Kant and Hegel: Aesthetics

Caspar David Friedrich, Wanderer Above the Sea of Fog, 1818, oil on canvas, Kunsthalle, Hamburg, Germany

Caspar David Friedrich, Wanderer Above the Sea of Fog, 1818, oil on canvas, Kunsthalle, Hamburg, Germany

The sublime in art is the attempt to express the infinite without finding in the realm of phenomena any object which proves itself fitting for this representation.

-Georg Wilhelm Friedrich Hegel

The enlightenment of the 18th century was a period of radical idealism, a period in which science, intellectualism, skepticism  and reason began to shape every aspect of life, from religion and politics to technology and art. In the midst of this, two German idealists, Immanuel Kant and Georg Wilhelm Friedrich Hegel, began to radically reexamine nature of art, beauty, taste, and genius, reshaping the philosophical field known as Aesthetics.

Kant and Hegel applied their philosophical structure to the study of art and beauty in their respective works The Critique of Judgment and Lectures on Aesthetics, covering topics such as sensory knowledge,  aesthetic judgement, universal taste , pleasure and displeasure in relation to the beautiful, and, perhaps most influentially, the sublime accomplishment of art.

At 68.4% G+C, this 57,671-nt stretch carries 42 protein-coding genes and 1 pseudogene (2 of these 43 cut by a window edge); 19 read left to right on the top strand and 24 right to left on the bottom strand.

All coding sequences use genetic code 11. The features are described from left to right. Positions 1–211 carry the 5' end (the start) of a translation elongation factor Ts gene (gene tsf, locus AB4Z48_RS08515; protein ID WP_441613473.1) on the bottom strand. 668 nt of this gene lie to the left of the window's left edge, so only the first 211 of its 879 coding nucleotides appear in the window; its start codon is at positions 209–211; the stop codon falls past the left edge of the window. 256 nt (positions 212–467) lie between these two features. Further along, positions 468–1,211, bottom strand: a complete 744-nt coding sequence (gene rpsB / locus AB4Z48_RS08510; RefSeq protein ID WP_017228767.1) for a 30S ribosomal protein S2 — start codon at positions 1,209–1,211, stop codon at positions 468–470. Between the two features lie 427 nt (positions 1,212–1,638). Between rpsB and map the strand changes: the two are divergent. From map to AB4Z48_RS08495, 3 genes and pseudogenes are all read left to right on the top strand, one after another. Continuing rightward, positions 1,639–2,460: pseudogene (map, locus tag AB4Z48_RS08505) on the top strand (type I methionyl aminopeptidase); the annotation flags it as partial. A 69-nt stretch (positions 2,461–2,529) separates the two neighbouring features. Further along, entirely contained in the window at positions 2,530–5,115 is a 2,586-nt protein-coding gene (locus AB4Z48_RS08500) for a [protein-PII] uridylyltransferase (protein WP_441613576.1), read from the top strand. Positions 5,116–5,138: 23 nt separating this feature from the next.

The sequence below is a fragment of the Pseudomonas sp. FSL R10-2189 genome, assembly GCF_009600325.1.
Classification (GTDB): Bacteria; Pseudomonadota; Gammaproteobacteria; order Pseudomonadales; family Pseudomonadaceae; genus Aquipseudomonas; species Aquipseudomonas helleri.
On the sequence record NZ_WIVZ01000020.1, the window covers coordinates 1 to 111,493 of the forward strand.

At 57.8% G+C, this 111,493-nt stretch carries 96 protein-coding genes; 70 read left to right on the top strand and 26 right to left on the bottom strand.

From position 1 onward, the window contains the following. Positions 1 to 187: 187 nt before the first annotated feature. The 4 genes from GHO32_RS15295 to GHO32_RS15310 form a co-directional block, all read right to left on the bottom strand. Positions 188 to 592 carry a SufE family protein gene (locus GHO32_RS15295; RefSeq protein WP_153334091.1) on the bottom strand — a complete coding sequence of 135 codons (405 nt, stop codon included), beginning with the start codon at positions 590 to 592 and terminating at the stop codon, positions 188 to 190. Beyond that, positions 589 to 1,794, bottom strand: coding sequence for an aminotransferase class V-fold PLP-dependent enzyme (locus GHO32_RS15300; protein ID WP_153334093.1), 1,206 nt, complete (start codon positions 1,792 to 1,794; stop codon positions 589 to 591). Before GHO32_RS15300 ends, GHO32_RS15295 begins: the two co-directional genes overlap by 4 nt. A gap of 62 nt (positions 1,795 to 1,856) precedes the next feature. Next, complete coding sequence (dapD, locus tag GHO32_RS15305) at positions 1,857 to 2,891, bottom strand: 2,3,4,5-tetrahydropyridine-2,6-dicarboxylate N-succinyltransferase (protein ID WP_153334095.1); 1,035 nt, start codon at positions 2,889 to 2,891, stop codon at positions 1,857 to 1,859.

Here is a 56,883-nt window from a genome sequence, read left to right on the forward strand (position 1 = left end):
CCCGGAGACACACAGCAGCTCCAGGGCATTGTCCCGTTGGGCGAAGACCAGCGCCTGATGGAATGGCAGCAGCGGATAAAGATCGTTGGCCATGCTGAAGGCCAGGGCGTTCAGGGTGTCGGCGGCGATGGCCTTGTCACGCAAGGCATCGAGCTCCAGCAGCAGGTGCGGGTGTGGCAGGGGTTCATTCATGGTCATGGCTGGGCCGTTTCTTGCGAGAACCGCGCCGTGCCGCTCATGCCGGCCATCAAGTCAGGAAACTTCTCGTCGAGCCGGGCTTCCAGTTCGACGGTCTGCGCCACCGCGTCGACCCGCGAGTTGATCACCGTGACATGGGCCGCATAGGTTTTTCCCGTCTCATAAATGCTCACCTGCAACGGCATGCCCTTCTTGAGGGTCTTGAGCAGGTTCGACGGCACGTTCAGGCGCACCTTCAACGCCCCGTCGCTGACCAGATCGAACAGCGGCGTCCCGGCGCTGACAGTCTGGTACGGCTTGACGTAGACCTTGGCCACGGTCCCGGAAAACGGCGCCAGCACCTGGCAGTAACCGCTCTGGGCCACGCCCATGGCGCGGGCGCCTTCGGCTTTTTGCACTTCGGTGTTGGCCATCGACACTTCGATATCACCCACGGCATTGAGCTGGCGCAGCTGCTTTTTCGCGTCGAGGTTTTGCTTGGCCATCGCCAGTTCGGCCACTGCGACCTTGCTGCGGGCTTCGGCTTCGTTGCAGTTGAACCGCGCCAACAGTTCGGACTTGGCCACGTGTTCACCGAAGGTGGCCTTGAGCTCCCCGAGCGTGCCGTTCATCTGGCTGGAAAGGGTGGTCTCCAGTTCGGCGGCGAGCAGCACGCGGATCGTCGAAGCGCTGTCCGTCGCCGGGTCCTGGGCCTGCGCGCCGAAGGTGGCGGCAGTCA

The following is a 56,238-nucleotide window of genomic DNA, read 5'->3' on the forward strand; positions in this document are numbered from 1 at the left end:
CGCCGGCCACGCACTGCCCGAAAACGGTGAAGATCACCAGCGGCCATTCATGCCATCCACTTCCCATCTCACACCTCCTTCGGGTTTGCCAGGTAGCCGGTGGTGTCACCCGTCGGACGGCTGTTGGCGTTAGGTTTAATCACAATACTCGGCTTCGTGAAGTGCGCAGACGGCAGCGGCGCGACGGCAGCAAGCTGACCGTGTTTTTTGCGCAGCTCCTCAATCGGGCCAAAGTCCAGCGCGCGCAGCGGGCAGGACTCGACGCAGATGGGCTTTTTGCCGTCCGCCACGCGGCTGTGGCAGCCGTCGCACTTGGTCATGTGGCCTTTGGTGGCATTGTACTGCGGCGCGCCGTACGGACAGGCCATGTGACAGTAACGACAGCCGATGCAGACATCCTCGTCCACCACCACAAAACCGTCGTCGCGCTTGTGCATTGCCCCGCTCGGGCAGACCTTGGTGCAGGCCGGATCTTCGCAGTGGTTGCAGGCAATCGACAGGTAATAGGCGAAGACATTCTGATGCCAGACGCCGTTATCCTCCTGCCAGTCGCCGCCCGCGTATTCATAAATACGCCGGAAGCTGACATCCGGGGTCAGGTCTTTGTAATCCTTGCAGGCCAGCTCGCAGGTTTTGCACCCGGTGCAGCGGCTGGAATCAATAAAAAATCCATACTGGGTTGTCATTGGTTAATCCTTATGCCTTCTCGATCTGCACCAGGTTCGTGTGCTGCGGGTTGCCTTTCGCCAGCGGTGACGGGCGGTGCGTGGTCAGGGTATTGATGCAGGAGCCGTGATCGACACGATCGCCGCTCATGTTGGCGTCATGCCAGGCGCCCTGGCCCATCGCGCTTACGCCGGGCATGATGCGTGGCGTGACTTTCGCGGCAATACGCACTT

For Kant, this concept of the sublime was the expression of something supernatural, something  that, being beyond the scope of human reason,  was an object deserving fear and reverence. lying outside the boundaries of limited human metaphysics, such art was necessarily the product of a faculty of genius, a unique talent for recognizing and expressing concepts that reside beyond words. For Hegel, the sublime was the sensual representation of the Absolute itself.  Hegelian idealism dictated that the highest accomplish art of was the realization of pure concepts in perfect conjunction with form, a feat he saw accomplished most perfectly in the Christian art of his day.

In the above image, Caspar David Friedrich’s Wanderer above the Sea of Fog, the feeling of the sublime is palpable, one cannot help but take in the unbelievable vastness and beauty of nature, and the human spirit willing to view it. This painting inspires, as Kant would put it, an appropriate sense of fear and trembling.

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